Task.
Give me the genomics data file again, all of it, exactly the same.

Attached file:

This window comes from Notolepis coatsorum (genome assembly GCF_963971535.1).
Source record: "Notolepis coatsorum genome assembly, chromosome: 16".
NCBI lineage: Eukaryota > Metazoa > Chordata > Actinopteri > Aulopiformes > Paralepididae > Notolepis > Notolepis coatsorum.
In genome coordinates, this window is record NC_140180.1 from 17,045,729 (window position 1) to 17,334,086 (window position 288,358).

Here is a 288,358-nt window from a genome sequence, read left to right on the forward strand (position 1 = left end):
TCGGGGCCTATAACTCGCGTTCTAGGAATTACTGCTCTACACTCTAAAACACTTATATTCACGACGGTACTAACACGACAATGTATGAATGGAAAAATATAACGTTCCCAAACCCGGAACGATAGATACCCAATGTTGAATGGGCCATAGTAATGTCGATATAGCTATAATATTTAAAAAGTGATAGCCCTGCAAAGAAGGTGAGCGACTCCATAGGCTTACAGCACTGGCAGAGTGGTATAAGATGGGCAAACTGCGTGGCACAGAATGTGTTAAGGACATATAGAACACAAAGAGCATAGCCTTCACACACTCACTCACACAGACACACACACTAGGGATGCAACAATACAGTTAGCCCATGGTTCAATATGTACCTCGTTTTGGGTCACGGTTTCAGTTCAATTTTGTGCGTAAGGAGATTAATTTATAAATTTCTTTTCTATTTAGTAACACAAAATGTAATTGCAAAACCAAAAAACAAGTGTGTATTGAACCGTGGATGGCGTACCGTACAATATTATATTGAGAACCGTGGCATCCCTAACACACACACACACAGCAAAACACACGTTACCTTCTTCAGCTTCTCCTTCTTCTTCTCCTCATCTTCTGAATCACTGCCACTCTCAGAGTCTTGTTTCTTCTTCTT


This window comes from Notolepis coatsorum (genome assembly GCF_963971535.1).
Source record: "Notolepis coatsorum genome assembly, chromosome: 16".
NCBI lineage: Eukaryota > Metazoa > Chordata > Actinopteri > Aulopiformes > Paralepididae > Notolepis > Notolepis coatsorum.
In genome coordinates, this window is record NC_140180.1 from 17,045,729 (window position 1) to 17,334,086 (window position 288,358).

Here is a 288,358-nt window from a genome sequence, read left to right on the forward strand (position 1 = left end):
TCGGGGCCTATAACTCGCGTTCTAGGAATTACTGCTCTACACTCTAAAACACTTATATTCACGACGGTACTAACACGACAATGTATGAATGGAAAAATATAACGTTCCCAAACCCGGAACGATAGATACCCAATGTTGAATGGGCCATAGTAATGTCGATATAGCTATAATATTTAAAAAGTGATAGCCCTGCAAAGAAGGTGAGCGACTCCATAGGCTTACAGCACTGGCAGAGTGGTATAAGATGGGCAAACTGCGTGGCACAGAATGTGTTAAGGACATATAGAACACAAAGAGCATAGCCTTCACACACTCACTCACACAGACACACACACTAGGGATGCAACAATACAGTTAGCCCATGGTTCAATATGTACCTCGTTTTGGGTCACGGTTTCAGTTCAATTTTGTGCGTAAGGAGATTAATTTATAAATTTCTTTTCTATTTAGTAACACAAAATGTAATTGCAAAACCAAAAAACAAGTGTGTATTGAACCGTGGATGGCGTACCGTACAATATTATATTGAGAACCGTGGCATCCCTAACACACACACACACAGCAAAACACACGTTACCTTCTTCAGCTTCTCCTTCTTCTTCTCCTCATCTTCTGAATCACTGCCACTCTCAGAGTCTTGTTTCTTCTTCTT